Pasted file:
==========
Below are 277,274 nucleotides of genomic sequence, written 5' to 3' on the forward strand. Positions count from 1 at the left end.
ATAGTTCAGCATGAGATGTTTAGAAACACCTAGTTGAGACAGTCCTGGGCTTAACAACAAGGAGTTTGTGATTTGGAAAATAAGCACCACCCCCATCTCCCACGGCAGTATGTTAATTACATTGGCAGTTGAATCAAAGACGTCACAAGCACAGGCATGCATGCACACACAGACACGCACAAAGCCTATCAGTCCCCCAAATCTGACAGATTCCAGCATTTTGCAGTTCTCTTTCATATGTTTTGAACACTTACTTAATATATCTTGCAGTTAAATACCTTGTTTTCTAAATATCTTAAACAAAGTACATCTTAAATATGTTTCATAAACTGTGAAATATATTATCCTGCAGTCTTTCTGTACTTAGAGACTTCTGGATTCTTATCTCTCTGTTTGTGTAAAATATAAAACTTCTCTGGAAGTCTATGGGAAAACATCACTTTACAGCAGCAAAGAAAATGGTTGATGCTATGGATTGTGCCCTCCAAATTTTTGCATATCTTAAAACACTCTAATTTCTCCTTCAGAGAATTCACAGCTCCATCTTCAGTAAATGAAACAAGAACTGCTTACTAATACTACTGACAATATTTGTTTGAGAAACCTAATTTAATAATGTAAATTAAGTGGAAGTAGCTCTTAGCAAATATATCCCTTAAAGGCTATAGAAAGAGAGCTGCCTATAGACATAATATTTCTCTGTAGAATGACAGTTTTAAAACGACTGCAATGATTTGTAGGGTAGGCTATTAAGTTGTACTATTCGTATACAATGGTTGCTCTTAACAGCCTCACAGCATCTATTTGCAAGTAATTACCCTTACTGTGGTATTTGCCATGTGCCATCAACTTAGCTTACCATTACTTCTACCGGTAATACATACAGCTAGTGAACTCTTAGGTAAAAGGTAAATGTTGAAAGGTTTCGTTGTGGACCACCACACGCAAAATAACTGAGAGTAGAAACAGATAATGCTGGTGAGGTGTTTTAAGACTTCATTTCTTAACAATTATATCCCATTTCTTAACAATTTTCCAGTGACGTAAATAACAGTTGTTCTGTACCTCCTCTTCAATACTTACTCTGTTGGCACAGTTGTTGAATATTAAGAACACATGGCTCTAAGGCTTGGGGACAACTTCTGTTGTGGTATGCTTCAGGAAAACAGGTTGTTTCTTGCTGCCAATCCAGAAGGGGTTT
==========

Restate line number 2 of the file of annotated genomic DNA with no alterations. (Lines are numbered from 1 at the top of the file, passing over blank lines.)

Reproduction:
ATAGTTCAGCATGAGATGTTTAGAAACACCTAGTTGAGACAGTCCTGGGCTTAACAACAAGGAGTTTGTGATTTGGAAAATAAGCACCACCCCCATCTCCCACGGCAGTATGTTAATTACATTGGCAGTTGAATCAAAGACGTCACAAGCACAGGCATGCATGCACACACAGACACGCACAAAGCCTATCAGTCCCCCAAATCTGACAGATTCCAGCATTTTGCAGTTCTCTTTCATATGTTTTGAACACTTACTTAATATATCTTGCAGTTAAATACCTTGTTTTCTAAATATCTTAAACAAAGTACATCTTAAATATGTTTCATAAACTGTGAAATATATTATCCTGCAGTCTTTCTGTACTTAGAGACTTCTGGATTCTTATCTCTCTGTTTGTGTAAAATATAAAACTTCTCTGGAAGTCTATGGGAAAACATCACTTTACAGCAGCAAAGAAAATGGTTGATGCTATGGATTGTGCCCTCCAAATTTTTGCATATCTTAAAACACTCTAATTTCTCCTTCAGAGAATTCACAGCTCCATCTTCAGTAAATGAAACAAGAACTGCTTACTAATACTACTGACAATATTTGTTTGAGAAACCTAATTTAATAATGTAAATTAAGTGGAAGTAGCTCTTAGCAAATATATCCCTTAAAGGCTATAGAAAGAGAGCTGCCTATAGACATAATATTTCTCTGTAGAATGACAGTTTTAAAACGACTGCAATGATTTGTAGGGTAGGCTATTAAGTTGTACTATTCGTATACAATGGTTGCTCTTAACAGCCTCACAGCATCTATTTGCAAGTAATTACCCTTACTGTGGTATTTGCCATGTGCCATCAACTTAGCTTACCATTACTTCTACCGGTAATACATACAGCTAGTGAACTCTTAGGTAAAAGGTAAATGTTGAAAGGTTTCGTTGTGGACCACCACACGCAAAATAACTGAGAGTAGAAACAGATAATGCTGGTGAGGTGTTTTAAGACTTCATTTCTTAACAATTATATCCCATTTCTTAACAATTTTCCAGTGACGTAAATAACAGTTGTTCTGTACCTCCTCTTCAATACTTACTCTGTTGGCACAGTTGTTGAATATTAAGAACACATGGCTCTAAGGCTTGGGGACAACTTCTGTTGTGGTATGCTTCAGGAAAACAGGTTGTTTCTTGCTGCCAATCCAGAAGGGGTTT